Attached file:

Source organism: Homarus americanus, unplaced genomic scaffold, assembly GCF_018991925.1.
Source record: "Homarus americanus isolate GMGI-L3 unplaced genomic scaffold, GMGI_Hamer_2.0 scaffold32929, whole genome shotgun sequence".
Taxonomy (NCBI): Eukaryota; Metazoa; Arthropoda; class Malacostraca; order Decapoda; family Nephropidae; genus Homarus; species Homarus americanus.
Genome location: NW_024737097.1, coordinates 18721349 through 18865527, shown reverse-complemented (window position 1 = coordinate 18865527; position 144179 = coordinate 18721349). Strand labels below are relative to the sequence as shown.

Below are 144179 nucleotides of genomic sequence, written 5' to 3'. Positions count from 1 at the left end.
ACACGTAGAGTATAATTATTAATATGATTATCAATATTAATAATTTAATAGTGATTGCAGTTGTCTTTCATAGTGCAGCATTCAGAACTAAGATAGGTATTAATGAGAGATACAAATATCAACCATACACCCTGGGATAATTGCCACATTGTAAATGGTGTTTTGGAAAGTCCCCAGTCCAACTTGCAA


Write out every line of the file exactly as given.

Source organism: Homarus americanus, unplaced genomic scaffold, assembly GCF_018991925.1.
Source record: "Homarus americanus isolate GMGI-L3 unplaced genomic scaffold, GMGI_Hamer_2.0 scaffold32929, whole genome shotgun sequence".
Taxonomy (NCBI): Eukaryota; Metazoa; Arthropoda; class Malacostraca; order Decapoda; family Nephropidae; genus Homarus; species Homarus americanus.
Genome location: NW_024737097.1, coordinates 18721349 through 18865527, shown reverse-complemented (window position 1 = coordinate 18865527; position 144179 = coordinate 18721349). Strand labels below are relative to the sequence as shown.

Below are 144179 nucleotides of genomic sequence, written 5' to 3'. Positions count from 1 at the left end.
ACACGTAGAGTATAATTATTAATATGATTATCAATATTAATAATTTAATAGTGATTGCAGTTGTCTTTCATAGTGCAGCATTCAGAACTAAGATAGGTATTAATGAGAGATACAAATATCAACCATACACCCTGGGATAATTGCCACATTGTAAATGGTGTTTTGGAAAGTCCCCAGTCCAACTTGCAA